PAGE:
February 11, 2013

Old Beer Doesn't Always Mean Bad Beer

Jon Chang, Popular Science

AP Photo

Beer producers make a big deal about drinking beer fresh. Stone Brewery produces an IPA with a drink-by date. Russian River Brewing Company implores their customers right on the bottle label to drink Pliny the Elder fresh. And most other beer producers print the brewing date on the can or bottle so the customer knows he or she isn’t getting old beer. While it’s true that many (and perhaps most) beers taste better when fresh, it’s a fallacy that old beer always equals bad beer. Some breweries specifically make beer that needs to be aged for ten years or longer before it tastes right.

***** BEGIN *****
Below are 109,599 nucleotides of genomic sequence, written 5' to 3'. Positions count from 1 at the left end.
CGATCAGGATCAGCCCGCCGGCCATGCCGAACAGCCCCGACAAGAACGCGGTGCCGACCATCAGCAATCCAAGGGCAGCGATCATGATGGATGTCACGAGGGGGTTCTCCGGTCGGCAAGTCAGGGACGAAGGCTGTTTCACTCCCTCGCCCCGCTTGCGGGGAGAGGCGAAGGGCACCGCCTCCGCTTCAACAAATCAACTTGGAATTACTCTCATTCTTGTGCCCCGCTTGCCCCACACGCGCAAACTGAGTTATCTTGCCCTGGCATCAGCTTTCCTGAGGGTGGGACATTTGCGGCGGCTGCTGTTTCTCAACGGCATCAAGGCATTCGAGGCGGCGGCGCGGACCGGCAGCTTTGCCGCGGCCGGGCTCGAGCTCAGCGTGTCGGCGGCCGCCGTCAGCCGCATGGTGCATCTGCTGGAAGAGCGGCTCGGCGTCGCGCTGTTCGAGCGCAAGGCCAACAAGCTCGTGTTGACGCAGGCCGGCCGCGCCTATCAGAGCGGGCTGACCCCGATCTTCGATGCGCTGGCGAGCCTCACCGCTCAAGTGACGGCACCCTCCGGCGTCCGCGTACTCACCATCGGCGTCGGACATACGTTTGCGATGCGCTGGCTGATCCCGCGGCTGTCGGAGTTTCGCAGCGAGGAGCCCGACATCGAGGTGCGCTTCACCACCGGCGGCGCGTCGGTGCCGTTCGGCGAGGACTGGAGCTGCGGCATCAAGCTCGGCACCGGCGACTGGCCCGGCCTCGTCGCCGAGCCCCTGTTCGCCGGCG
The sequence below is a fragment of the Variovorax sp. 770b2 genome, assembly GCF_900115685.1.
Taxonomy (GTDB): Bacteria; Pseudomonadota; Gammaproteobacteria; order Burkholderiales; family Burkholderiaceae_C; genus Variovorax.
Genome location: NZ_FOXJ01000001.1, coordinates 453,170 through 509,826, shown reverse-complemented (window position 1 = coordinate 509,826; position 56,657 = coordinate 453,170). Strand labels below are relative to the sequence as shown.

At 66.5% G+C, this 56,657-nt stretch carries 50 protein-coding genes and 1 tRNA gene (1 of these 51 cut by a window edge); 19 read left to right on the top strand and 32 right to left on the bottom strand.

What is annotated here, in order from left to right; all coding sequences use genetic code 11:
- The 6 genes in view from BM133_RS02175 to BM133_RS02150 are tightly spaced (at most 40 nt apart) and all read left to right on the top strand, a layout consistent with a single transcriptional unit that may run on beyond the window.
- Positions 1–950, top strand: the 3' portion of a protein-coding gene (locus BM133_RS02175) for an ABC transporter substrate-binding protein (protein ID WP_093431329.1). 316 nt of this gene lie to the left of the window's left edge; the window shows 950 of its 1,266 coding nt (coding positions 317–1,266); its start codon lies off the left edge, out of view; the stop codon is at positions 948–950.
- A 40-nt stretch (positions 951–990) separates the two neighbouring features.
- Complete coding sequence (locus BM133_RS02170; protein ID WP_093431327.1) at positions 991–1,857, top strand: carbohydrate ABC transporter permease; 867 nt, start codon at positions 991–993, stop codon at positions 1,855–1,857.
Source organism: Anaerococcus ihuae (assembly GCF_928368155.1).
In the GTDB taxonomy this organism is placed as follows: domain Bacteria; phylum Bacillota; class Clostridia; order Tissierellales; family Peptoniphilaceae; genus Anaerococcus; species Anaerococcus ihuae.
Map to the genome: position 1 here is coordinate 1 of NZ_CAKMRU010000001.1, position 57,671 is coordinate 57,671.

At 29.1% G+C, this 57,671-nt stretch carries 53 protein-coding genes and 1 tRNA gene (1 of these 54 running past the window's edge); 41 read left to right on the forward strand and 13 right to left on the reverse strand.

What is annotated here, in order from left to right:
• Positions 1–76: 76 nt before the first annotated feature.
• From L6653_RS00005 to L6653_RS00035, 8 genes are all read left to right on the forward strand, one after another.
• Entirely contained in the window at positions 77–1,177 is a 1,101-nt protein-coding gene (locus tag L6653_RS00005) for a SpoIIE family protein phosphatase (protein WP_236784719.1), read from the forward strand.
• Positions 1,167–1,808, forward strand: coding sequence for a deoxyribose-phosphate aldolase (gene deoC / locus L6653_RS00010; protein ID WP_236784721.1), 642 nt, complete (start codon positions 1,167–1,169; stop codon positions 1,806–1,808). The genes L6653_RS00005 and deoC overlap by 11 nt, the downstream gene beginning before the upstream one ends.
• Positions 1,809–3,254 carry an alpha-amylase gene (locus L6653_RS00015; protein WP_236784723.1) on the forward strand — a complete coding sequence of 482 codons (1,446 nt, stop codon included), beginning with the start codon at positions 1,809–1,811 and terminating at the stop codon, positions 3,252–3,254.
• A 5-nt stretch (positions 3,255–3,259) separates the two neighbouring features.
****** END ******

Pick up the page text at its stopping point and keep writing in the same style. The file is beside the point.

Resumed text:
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TAGGED: Chemistry, Beer


October 18, 2013
Sour Beers Are Coming, Thanks to Bacteria
Michaeleen Doucleff, NPR
Move over, bitter IPAs and chocolaty stouts. There's a new kid on the craft brewing block, and it's going to knock your salivary glands into action.It's called "sour beer." When you take a sip, it's like biting into a Granny... more ››